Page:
Naturalism in the Philosophy of Health pp 101-120
Organizational Malfunctions and the Notions of Health and Disease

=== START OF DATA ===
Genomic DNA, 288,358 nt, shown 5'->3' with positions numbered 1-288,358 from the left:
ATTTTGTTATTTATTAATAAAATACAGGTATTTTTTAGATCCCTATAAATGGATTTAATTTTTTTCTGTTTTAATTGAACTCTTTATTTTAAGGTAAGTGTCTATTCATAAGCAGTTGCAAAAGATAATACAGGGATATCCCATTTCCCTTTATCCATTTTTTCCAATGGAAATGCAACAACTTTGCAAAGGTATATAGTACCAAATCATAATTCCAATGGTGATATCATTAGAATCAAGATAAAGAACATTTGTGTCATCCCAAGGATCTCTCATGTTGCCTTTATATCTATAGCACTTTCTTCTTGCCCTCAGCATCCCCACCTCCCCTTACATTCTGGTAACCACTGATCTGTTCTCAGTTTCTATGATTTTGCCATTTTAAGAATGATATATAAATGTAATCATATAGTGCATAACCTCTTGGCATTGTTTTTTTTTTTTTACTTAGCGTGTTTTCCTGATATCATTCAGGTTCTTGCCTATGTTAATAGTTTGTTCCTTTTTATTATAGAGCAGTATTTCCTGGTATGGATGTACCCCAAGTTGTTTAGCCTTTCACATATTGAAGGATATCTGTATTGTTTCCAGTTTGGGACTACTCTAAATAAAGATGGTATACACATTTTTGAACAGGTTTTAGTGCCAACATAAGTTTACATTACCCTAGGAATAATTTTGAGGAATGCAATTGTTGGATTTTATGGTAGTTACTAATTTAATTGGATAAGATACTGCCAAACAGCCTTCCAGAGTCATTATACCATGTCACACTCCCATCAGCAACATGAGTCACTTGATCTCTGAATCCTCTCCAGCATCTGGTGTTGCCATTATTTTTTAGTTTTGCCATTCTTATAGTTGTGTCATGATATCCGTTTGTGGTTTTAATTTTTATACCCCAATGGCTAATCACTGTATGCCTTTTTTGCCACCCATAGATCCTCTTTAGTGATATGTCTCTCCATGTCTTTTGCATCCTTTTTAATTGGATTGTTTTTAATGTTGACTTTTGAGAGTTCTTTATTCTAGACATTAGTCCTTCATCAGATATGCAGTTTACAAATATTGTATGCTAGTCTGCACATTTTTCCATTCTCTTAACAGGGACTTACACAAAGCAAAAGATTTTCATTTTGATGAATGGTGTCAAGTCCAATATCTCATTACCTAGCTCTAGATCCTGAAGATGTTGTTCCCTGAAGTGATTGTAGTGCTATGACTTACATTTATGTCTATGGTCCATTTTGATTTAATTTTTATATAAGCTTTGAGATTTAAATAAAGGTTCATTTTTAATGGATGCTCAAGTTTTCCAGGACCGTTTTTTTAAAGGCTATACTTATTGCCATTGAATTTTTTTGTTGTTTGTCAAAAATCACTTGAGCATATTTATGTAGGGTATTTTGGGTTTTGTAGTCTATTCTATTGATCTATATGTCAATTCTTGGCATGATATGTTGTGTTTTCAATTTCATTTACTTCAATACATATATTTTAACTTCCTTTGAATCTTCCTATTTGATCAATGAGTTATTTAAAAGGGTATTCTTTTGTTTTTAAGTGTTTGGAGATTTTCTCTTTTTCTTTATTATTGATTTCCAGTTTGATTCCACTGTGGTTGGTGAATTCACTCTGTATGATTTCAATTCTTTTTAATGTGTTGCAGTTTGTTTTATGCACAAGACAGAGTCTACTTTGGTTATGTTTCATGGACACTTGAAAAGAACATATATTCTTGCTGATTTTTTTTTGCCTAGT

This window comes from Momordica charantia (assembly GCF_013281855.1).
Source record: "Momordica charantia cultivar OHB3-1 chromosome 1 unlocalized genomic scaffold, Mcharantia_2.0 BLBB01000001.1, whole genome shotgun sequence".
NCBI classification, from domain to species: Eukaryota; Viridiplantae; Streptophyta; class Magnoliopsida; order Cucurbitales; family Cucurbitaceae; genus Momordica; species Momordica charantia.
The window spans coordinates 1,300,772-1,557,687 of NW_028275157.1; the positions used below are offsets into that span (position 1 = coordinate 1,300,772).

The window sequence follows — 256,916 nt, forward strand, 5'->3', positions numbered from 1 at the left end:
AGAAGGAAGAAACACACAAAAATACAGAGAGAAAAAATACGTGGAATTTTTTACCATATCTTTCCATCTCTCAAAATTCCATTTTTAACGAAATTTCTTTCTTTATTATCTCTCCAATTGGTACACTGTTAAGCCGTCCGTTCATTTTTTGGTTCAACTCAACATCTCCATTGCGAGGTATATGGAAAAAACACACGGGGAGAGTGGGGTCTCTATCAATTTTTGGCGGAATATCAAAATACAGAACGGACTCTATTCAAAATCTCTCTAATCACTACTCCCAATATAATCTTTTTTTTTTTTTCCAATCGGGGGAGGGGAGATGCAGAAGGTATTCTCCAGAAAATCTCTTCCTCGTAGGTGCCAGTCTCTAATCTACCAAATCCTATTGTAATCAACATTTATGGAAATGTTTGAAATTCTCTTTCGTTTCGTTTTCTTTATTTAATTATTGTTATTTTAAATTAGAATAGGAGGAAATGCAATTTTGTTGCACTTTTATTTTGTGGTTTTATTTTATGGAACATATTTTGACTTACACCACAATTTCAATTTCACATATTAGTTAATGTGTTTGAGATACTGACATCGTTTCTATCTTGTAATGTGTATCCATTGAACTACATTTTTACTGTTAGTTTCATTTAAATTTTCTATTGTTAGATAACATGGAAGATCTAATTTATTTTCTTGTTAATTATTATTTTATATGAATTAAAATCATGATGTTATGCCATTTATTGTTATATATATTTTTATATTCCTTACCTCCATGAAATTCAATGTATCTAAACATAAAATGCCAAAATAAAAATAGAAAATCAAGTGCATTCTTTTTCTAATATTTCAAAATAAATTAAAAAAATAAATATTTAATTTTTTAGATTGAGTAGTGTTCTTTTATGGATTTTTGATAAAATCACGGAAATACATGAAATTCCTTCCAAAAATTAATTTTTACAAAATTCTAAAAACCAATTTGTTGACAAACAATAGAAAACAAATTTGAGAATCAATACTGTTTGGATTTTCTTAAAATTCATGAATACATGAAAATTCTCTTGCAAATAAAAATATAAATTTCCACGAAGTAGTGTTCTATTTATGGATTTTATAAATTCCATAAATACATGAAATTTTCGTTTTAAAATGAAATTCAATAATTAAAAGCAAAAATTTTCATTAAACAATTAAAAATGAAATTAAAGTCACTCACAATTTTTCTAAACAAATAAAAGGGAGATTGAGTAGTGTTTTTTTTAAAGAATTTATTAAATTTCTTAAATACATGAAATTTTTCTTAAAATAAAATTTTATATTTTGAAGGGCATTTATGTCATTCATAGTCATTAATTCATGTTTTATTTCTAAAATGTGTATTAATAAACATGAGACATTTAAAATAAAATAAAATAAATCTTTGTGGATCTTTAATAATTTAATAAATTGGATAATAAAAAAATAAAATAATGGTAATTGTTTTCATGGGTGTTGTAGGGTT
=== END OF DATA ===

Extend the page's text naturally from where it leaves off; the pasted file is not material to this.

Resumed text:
In this paper we develop a systemic-organizational account of the notion of biological malfunction and present the implications of this theoretical model for the philosophy of medicine. We try to ground the theoretical notion of biological normativity, interpreting it as an inherent feature of biological systems. We then develop a theoretical account of malfunctions, based on the adaptive mechanisms of living systems, which explains the ways in which, and the reasons why, a biological trait is malfunctional in terms of current organization. According to our account, the organizational closure – i.e., the web of mutual constraining actions of the material structures on their boundary conditions that collectively self-maintain the whole organization of the system – provides a naturalistic grounding of the concept of normative functions from a systemic framework and constitutes the causal regime in which biological functions (and malfunctions) appear and can be identified. To illustrate this, we consider some significant medical examples. We claim that our definition of biological malfunction provides the theoretical resources for a naturalization of the notion of biological normativity with relevant implications for a naturalist conception of notions of health and disease.